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Back home in Nigeria, I used to wake up as early as 5am, say the morning prayer with my family and head out to deliver crates of bottled soda (Coca-Cola and Limca products) to customers before heading to school. My mum was the owner of the business and I and my siblings had to help deliver the products to customers in other to make gain. This became my daily routine. School started by 8:30am, but sometimes, before I finish my morning routine and get to school, it was already 8:45 or 9am. This happened at least three times out of the five school days a week. In my secondary school (Christ the King College Onitsha) late coming is against the school rule and attracts punishment. My principal, Mr. Olisa, had a way of getting late comers. At the assembly ground, each class prefect would write down the names of students that attended the morning assembly. And if your name was not on the list, like mine sometimes, sorry for you. Mr. Olisa would lie in wait for late comers and lash them with a cain that we call KOBOKO. Getting the lashes made me think: ‘should I skip my morning

Cooper Zale’s Learning Story

JLO. Before Jennifer Lopez’s fans laid claim to this three-letter combo, it was the acronym for the unique youth theater group I participated in from 1970 to 1975, playing a role either backstage or, later, onstage in over twenty musicals, comedies, dramas and children’s theater. During the years I was a member of ‘Junior Light Opera’, it was a group of some seventy youth, ages five to twenty and just two facilitating adults — my speech and stagecraft teacher Michael and a school orchestra teacher named Sue. Michael played a pivotal role in funding the enterprise, picking the plays, pulling the key team members (producer, director, etc.) for each play. Sue, our musical director, would recruit and rehearse a full youth orchestra of maybe twenty kids from her various orchestra classes. Given that, the bulk of the responsibility was distributed to their company of talented youth. Unlike any other youth theater group I have seen where all the key jobs — director, producer, lighting and set design, costumer, choreographer — are performed by adults, a typical JLO musical had teenage youth in these critical roles. For example, we did the musical ‘Oliver’ with a seventeen-year-old director, a thirteen-year-old choreographer, an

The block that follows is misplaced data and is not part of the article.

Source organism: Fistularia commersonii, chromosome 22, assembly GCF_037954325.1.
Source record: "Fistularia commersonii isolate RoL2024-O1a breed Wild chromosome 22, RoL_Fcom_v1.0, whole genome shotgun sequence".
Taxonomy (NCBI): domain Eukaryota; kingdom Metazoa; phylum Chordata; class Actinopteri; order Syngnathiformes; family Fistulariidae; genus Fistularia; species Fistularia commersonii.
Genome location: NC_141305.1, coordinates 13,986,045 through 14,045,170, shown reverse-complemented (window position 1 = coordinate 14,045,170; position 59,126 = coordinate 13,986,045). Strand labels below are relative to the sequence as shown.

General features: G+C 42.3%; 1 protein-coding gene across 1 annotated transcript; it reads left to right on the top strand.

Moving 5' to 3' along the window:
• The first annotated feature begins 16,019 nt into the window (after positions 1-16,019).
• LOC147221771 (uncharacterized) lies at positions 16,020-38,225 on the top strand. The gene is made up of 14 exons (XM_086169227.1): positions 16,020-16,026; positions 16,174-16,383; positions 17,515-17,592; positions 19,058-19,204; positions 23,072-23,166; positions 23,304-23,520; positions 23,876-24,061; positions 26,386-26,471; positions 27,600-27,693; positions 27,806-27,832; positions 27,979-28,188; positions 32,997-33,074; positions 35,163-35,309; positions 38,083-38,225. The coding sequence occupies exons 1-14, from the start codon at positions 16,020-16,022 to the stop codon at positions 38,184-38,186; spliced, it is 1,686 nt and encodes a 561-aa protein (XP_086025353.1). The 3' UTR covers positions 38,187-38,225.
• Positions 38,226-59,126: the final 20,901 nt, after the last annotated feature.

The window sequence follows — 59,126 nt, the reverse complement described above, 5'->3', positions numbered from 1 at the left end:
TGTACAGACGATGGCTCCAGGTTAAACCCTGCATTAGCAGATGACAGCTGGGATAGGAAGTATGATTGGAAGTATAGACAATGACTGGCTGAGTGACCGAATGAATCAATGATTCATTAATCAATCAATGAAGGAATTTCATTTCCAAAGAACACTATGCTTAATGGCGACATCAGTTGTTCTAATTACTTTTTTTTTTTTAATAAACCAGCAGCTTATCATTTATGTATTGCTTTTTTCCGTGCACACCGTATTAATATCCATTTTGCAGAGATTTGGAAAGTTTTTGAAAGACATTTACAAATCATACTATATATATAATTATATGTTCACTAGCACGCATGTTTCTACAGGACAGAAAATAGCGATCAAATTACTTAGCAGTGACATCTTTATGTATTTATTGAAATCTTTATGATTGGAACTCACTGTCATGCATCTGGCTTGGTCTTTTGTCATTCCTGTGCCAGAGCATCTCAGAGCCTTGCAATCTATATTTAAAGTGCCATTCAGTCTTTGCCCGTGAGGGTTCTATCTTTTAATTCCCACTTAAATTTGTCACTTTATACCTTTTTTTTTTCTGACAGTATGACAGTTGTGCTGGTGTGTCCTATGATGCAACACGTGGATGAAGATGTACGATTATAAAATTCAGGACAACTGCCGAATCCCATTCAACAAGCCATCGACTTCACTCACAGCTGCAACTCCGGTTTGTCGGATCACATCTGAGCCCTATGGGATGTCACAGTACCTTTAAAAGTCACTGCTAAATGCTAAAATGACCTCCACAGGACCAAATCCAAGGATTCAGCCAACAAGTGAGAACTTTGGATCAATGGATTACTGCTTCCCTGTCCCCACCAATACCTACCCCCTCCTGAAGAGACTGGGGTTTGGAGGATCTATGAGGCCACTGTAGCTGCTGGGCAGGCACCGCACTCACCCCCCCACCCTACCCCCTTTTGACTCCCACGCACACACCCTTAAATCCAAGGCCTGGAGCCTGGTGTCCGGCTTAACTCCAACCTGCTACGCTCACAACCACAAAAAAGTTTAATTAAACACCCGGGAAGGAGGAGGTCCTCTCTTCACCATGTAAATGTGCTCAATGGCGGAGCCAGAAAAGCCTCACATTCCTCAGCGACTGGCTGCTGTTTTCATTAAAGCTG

Alec Wyeth’s Learning Story

Larry Myatt’s story is much like one of mine. I had a passion to be a surgeon and in high school I read all the books I could find on the heart and heart surgeons. During my junior year I spent a month at Bellevue Hospital in NY volunteering in the Recovery Room. I observed surgery and spoke with patients. My senior year I took a well taught course on Human Physiology that required a real-life research project. I designed a project to study the effects of Physoderm (remember that green bottle?) on fetal rats. I used histology techniques to look at the cell structure of the rats’ brains. I was pumped. So off I went to a well respected university to study pre-med and … I think you may have anticipated the climax of my story. But first, a hallmate and I spent our Saturday nights in Nashville’s city hospital’s emergency room. We saw surgeons in action and assisted where we could. Believe it or not, I was even allowed to tie a few stitches! I was pumped! However, much like Larry’s experience with paleontology, I was turned off by freshman chemistry (the weed ’em out course). Trying to

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